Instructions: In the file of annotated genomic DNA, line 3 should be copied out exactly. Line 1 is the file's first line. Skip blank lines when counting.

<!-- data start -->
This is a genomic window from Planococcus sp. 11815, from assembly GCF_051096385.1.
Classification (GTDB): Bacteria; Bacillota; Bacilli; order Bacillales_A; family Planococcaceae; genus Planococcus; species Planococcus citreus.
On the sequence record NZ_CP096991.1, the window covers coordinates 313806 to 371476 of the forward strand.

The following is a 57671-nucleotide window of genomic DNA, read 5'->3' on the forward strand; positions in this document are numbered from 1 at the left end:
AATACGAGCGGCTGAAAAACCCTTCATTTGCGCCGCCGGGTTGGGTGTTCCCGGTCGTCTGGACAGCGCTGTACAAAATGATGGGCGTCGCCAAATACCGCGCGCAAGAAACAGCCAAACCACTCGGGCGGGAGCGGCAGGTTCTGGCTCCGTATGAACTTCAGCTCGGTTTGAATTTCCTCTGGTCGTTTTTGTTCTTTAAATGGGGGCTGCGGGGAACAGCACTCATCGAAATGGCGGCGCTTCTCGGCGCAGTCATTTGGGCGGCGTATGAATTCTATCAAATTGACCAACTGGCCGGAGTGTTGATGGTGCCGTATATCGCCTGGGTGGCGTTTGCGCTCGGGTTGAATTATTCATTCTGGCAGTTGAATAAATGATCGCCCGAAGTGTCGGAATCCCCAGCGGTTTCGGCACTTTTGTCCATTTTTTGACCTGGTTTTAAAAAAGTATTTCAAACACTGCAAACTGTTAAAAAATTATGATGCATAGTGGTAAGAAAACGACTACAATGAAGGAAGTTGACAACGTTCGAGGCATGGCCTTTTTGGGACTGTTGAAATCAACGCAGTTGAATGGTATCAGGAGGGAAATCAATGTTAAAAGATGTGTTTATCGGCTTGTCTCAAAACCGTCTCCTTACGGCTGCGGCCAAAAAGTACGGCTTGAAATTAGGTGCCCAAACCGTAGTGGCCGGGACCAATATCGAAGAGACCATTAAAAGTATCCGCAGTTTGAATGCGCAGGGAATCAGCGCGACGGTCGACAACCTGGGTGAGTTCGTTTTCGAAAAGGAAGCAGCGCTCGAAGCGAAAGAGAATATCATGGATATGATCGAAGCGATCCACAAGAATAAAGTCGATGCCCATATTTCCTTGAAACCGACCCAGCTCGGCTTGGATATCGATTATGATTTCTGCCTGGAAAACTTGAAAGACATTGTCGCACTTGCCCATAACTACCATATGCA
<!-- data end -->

On the sequence record NZ_CP096991.1, the window covers coordinates 313806 to 371476 of the forward strand.